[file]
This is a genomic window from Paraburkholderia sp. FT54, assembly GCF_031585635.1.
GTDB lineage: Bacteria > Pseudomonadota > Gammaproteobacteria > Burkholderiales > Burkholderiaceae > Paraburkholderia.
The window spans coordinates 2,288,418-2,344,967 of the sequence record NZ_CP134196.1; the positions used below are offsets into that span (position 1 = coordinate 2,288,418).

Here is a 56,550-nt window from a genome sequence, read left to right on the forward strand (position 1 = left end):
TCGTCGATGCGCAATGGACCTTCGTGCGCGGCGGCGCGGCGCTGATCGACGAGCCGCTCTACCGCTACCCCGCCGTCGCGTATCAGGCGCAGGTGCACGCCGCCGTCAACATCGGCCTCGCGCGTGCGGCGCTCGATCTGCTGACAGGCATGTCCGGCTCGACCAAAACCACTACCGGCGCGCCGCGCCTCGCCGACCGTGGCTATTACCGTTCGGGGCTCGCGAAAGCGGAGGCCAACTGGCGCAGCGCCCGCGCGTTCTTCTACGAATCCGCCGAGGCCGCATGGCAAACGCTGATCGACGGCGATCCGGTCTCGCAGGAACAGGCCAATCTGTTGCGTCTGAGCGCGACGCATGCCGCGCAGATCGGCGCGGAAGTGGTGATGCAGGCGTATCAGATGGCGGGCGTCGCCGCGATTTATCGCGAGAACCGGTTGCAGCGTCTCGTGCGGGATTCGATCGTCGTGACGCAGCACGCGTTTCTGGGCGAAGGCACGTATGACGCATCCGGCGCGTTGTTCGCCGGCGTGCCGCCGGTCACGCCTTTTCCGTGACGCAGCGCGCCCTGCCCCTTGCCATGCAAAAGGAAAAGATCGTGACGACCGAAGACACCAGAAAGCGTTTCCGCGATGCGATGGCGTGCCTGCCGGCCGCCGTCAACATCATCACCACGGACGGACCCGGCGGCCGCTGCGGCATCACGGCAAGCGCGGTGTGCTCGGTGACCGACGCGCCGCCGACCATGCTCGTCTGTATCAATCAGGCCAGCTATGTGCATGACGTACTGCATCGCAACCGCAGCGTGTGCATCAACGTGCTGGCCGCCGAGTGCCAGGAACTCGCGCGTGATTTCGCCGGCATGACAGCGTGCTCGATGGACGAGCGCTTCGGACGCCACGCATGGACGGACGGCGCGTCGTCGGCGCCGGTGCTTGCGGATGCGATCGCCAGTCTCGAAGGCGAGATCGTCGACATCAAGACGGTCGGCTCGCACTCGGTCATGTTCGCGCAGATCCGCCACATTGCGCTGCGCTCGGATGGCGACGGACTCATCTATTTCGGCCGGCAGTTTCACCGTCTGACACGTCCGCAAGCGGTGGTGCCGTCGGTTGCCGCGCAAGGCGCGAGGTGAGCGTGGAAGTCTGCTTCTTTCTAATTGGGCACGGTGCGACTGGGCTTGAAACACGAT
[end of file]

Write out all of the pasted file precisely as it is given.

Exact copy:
This is a genomic window from Paraburkholderia sp. FT54, assembly GCF_031585635.1.
GTDB lineage: Bacteria > Pseudomonadota > Gammaproteobacteria > Burkholderiales > Burkholderiaceae > Paraburkholderia.
The window spans coordinates 2,288,418-2,344,967 of the sequence record NZ_CP134196.1; the positions used below are offsets into that span (position 1 = coordinate 2,288,418).

Here is a 56,550-nt window from a genome sequence, read left to right on the forward strand (position 1 = left end):
TCGTCGATGCGCAATGGACCTTCGTGCGCGGCGGCGCGGCGCTGATCGACGAGCCGCTCTACCGCTACCCCGCCGTCGCGTATCAGGCGCAGGTGCACGCCGCCGTCAACATCGGCCTCGCGCGTGCGGCGCTCGATCTGCTGACAGGCATGTCCGGCTCGACCAAAACCACTACCGGCGCGCCGCGCCTCGCCGACCGTGGCTATTACCGTTCGGGGCTCGCGAAAGCGGAGGCCAACTGGCGCAGCGCCCGCGCGTTCTTCTACGAATCCGCCGAGGCCGCATGGCAAACGCTGATCGACGGCGATCCGGTCTCGCAGGAACAGGCCAATCTGTTGCGTCTGAGCGCGACGCATGCCGCGCAGATCGGCGCGGAAGTGGTGATGCAGGCGTATCAGATGGCGGGCGTCGCCGCGATTTATCGCGAGAACCGGTTGCAGCGTCTCGTGCGGGATTCGATCGTCGTGACGCAGCACGCGTTTCTGGGCGAAGGCACGTATGACGCATCCGGCGCGTTGTTCGCCGGCGTGCCGCCGGTCACGCCTTTTCCGTGACGCAGCGCGCCCTGCCCCTTGCCATGCAAAAGGAAAAGATCGTGACGACCGAAGACACCAGAAAGCGTTTCCGCGATGCGATGGCGTGCCTGCCGGCCGCCGTCAACATCATCACCACGGACGGACCCGGCGGCCGCTGCGGCATCACGGCAAGCGCGGTGTGCTCGGTGACCGACGCGCCGCCGACCATGCTCGTCTGTATCAATCAGGCCAGCTATGTGCATGACGTACTGCATCGCAACCGCAGCGTGTGCATCAACGTGCTGGCCGCCGAGTGCCAGGAACTCGCGCGTGATTTCGCCGGCATGACAGCGTGCTCGATGGACGAGCGCTTCGGACGCCACGCATGGACGGACGGCGCGTCGTCGGCGCCGGTGCTTGCGGATGCGATCGCCAGTCTCGAAGGCGAGATCGTCGACATCAAGACGGTCGGCTCGCACTCGGTCATGTTCGCGCAGATCCGCCACATTGCGCTGCGCTCGGATGGCGACGGACTCATCTATTTCGGCCGGCAGTTTCACCGTCTGACACGTCCGCAAGCGGTGGTGCCGTCGGTTGCCGCGCAAGGCGCGAGGTGAGCGTGGAAGTCTGCTTCTTTCTAATTGGGCACGGTGCGACTGGGCTTGAAACACGAT